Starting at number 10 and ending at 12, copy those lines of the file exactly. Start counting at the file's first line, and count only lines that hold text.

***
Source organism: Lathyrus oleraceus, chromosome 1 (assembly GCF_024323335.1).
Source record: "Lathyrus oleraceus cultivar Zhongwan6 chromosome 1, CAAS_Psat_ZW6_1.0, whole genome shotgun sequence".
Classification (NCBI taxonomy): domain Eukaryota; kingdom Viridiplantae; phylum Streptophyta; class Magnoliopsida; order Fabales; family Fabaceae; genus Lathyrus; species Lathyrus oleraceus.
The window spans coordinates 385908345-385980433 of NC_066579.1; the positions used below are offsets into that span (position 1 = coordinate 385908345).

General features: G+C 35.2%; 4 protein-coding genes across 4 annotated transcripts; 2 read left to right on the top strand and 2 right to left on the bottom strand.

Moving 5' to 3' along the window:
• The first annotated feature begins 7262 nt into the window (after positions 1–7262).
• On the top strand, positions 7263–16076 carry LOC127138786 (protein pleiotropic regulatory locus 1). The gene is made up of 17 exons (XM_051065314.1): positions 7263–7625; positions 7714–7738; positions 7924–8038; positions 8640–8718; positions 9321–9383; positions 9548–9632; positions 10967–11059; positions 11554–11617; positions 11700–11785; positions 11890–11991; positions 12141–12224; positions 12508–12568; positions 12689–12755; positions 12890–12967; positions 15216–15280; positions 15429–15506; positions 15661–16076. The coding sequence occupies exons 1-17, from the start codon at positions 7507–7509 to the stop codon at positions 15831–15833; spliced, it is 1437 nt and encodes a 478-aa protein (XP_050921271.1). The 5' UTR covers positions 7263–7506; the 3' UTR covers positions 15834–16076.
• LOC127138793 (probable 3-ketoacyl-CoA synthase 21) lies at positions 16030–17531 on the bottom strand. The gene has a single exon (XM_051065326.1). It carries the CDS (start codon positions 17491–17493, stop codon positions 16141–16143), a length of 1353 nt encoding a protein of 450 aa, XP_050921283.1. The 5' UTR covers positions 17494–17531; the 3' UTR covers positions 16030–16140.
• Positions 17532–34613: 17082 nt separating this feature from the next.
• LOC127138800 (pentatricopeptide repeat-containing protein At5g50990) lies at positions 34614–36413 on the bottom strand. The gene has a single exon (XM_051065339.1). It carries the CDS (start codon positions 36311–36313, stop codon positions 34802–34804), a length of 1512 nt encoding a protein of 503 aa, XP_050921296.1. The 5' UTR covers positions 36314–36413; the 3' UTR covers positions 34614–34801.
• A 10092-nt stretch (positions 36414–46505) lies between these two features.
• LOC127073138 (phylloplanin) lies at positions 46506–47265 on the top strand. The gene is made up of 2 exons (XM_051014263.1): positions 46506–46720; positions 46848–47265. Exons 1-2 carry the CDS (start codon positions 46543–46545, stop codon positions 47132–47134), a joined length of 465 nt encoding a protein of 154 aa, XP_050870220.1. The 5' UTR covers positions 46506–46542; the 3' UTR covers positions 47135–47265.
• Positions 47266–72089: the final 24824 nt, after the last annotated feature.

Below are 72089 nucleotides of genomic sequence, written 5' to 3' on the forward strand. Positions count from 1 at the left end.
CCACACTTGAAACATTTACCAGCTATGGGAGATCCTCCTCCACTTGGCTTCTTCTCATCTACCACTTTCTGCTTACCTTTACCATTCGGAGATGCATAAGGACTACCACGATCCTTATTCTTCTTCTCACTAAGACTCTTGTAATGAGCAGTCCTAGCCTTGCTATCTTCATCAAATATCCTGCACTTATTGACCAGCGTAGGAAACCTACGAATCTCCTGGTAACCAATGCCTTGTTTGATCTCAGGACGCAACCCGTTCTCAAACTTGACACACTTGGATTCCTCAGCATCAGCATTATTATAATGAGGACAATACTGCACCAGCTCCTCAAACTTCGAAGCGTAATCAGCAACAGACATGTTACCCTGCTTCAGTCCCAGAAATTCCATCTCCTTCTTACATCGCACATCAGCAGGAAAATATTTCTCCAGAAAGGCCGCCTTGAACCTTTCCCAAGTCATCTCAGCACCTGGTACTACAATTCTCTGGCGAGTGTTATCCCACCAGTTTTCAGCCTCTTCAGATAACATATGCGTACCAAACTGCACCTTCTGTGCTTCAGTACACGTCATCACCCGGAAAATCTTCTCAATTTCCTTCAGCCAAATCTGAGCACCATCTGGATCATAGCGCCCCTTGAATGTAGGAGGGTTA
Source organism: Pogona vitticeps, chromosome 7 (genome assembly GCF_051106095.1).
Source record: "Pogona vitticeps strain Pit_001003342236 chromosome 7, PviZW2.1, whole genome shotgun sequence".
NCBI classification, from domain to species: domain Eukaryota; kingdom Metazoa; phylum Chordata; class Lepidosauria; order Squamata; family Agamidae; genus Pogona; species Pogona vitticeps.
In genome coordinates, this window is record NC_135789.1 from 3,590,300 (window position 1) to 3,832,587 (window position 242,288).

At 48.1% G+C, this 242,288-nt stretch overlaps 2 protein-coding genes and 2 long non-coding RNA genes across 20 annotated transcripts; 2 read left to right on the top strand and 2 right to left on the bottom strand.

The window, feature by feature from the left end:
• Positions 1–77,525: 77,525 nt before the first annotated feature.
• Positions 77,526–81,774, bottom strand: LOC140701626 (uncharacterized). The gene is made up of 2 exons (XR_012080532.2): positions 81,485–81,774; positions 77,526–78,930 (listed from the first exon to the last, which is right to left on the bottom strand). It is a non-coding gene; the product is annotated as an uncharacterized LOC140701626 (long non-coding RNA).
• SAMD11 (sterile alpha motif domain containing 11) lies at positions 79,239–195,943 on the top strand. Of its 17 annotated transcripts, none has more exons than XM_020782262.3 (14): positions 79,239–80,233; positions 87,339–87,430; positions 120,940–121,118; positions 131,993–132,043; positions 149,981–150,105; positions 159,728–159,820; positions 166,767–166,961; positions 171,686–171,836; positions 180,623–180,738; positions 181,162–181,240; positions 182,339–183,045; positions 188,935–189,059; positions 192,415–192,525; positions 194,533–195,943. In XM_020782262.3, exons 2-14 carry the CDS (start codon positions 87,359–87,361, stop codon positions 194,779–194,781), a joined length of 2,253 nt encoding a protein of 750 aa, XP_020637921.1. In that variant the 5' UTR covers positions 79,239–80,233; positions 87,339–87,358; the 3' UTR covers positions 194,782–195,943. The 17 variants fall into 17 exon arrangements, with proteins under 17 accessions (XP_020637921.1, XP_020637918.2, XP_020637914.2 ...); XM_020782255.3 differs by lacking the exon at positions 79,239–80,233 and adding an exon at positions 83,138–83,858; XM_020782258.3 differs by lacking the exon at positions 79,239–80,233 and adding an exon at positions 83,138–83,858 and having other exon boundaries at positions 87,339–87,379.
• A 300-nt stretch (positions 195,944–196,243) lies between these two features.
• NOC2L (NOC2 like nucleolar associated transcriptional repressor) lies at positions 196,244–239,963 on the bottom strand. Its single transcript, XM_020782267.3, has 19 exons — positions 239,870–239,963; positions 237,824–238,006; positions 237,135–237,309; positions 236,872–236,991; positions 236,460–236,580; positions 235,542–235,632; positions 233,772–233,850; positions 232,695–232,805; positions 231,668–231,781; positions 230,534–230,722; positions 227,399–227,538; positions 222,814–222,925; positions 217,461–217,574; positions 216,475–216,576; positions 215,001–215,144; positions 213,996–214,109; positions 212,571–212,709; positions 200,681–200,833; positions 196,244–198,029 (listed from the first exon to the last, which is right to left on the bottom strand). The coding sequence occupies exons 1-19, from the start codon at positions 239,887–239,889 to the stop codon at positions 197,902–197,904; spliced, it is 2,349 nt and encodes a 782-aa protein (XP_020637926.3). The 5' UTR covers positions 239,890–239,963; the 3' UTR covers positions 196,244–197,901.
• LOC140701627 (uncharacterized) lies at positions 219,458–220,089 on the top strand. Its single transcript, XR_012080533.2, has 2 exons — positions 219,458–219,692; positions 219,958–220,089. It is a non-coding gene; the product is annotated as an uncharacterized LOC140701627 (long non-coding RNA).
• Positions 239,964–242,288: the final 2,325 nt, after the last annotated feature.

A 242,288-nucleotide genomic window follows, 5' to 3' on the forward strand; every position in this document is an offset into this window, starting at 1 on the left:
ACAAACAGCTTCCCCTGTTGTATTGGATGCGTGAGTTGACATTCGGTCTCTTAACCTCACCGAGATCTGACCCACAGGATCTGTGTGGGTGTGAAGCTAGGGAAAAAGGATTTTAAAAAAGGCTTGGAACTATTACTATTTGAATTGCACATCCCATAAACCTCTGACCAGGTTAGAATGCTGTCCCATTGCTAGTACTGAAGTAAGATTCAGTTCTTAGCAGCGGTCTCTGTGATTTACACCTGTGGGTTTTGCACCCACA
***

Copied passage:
• Positions 17532–34613: 17082 nt separating this feature from the next.
• LOC127138800 (pentatricopeptide repeat-containing protein At5g50990) lies at positions 34614–36413 on the bottom strand. The gene has a single exon (XM_051065339.1). It carries the CDS (start codon positions 36311–36313, stop codon positions 34802–34804), a length of 1512 nt encoding a protein of 503 aa, XP_050921296.1. The 5' UTR covers positions 36314–36413; the 3' UTR covers positions 34614–34801.
• A 10092-nt stretch (positions 36414–46505) lies between these two features.